The Psychology of Everyday Life: Motivation and the Search For Happiness

The Psychology of Money

How does chunking influence our decision making?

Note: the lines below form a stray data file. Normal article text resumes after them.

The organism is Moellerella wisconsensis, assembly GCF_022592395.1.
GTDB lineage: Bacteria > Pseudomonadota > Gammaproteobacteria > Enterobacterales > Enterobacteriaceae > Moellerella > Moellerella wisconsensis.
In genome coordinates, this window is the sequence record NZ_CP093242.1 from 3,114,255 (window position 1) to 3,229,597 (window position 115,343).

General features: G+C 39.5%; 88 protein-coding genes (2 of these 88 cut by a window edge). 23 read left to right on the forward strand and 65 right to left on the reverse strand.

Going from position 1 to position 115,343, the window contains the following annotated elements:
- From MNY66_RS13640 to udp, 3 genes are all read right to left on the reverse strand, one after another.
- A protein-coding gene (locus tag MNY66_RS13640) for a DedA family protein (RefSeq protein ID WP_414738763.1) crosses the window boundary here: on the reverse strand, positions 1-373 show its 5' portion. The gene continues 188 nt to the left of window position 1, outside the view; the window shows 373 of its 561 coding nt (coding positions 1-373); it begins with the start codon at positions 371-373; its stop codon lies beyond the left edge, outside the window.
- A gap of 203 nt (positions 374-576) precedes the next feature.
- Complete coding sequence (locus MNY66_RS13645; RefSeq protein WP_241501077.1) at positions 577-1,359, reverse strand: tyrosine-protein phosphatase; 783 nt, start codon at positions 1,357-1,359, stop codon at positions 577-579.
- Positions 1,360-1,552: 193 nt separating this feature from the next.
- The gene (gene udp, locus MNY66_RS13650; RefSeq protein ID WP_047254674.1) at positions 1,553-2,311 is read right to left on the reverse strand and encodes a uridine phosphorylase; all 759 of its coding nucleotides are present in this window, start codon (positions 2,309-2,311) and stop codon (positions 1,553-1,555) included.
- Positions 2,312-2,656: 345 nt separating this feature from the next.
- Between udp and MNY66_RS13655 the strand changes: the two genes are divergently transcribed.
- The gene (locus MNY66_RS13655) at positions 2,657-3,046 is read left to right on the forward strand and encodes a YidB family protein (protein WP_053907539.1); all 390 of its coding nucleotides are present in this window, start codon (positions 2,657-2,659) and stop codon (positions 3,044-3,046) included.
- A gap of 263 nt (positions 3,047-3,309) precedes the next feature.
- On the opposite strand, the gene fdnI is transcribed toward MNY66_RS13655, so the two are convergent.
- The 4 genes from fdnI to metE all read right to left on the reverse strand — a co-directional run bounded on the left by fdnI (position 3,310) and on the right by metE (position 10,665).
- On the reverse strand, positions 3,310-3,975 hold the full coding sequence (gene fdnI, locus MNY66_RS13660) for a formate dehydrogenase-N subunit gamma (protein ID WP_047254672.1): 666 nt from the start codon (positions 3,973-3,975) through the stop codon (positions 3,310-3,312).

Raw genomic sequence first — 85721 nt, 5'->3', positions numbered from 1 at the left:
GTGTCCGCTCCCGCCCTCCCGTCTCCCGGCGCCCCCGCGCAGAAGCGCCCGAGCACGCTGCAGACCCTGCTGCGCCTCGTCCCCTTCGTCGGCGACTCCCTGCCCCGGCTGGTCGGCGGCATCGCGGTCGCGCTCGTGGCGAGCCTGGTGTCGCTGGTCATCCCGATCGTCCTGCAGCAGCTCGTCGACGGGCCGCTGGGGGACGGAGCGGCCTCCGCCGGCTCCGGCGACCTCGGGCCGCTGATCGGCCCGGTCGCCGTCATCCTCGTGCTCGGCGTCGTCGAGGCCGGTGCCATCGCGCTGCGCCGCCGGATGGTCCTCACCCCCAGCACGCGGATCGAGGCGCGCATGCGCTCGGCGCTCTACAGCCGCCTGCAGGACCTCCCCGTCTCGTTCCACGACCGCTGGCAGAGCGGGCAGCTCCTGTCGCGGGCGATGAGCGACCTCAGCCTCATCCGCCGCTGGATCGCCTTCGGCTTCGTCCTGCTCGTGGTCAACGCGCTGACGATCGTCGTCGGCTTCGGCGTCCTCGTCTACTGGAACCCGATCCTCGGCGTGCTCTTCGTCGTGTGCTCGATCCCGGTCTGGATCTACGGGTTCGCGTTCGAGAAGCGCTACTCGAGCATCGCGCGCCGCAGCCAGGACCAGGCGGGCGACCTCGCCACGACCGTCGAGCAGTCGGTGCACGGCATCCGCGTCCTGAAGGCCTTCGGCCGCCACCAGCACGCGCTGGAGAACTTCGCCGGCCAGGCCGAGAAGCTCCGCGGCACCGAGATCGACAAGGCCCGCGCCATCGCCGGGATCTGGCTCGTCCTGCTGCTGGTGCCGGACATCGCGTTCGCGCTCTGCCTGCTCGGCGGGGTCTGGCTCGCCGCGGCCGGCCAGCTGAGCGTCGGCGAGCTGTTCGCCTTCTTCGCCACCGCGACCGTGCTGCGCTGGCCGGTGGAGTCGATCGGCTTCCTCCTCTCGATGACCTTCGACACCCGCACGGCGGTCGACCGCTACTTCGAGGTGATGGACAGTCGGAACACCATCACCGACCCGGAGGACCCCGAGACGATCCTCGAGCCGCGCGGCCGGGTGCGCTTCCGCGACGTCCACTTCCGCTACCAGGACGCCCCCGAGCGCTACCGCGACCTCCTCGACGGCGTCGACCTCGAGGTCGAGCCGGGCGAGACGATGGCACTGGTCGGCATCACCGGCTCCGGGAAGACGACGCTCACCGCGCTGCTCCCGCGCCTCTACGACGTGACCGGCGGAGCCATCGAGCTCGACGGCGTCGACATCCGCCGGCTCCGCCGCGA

As was first pointed out by George Miller in 1956, we are capable of keeping only seven plus or minus two pieces of information in mind at a time. In order to expand the capacity of our memory, we group information into larger chunks. This is useful until we forget that the larger chunks were originally made up of smaller units. For example, as documented in a 2006 study by Andrew Geier, Paul Rozin, and Gheorghe Doros, people will eat more pieces of candy when using a large scoop than when using a smaller scoop. Further, as noted in Jonathon Lehrer’s 2009 book on decision making, it is also well recognized that people will eat more food when their portion sizes or plates are larger. Instead of counting how many pieces of candy or ounces of food they are consuming, people count number of scoops or plates of food. When fast food restaurants offer jumbo-size servings they are taking advantage of this tendency.


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